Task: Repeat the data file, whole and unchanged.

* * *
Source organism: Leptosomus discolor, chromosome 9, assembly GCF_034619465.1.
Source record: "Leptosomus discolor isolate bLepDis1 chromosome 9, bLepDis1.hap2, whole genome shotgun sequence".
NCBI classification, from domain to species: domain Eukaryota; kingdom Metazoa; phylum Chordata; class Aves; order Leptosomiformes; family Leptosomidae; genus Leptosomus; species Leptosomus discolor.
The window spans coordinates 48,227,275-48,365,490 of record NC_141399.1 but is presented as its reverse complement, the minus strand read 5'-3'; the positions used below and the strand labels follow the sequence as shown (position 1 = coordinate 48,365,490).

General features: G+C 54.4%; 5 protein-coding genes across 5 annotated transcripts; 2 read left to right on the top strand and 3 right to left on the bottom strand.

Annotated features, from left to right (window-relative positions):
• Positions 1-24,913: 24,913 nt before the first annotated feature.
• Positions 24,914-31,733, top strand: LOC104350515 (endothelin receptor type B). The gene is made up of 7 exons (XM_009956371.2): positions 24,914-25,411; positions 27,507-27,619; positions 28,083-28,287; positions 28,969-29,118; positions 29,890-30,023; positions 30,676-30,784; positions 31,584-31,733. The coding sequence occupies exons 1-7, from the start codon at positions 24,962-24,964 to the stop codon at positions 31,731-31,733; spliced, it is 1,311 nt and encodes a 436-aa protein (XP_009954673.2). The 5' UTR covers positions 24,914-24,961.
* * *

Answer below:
Source organism: Leptosomus discolor, chromosome 9, assembly GCF_034619465.1.
Source record: "Leptosomus discolor isolate bLepDis1 chromosome 9, bLepDis1.hap2, whole genome shotgun sequence".
NCBI classification, from domain to species: domain Eukaryota; kingdom Metazoa; phylum Chordata; class Aves; order Leptosomiformes; family Leptosomidae; genus Leptosomus; species Leptosomus discolor.
The window spans coordinates 48,227,275-48,365,490 of record NC_141399.1 but is presented as its reverse complement, the minus strand read 5'-3'; the positions used below and the strand labels follow the sequence as shown (position 1 = coordinate 48,365,490).

General features: G+C 54.4%; 5 protein-coding genes across 5 annotated transcripts; 2 read left to right on the top strand and 3 right to left on the bottom strand.

Annotated features, from left to right (window-relative positions):
• Positions 1-24,913: 24,913 nt before the first annotated feature.
• Positions 24,914-31,733, top strand: LOC104350515 (endothelin receptor type B). The gene is made up of 7 exons (XM_009956371.2): positions 24,914-25,411; positions 27,507-27,619; positions 28,083-28,287; positions 28,969-29,118; positions 29,890-30,023; positions 30,676-30,784; positions 31,584-31,733. The coding sequence occupies exons 1-7, from the start codon at positions 24,962-24,964 to the stop codon at positions 31,731-31,733; spliced, it is 1,311 nt and encodes a 436-aa protein (XP_009954673.2). The 5' UTR covers positions 24,914-24,961.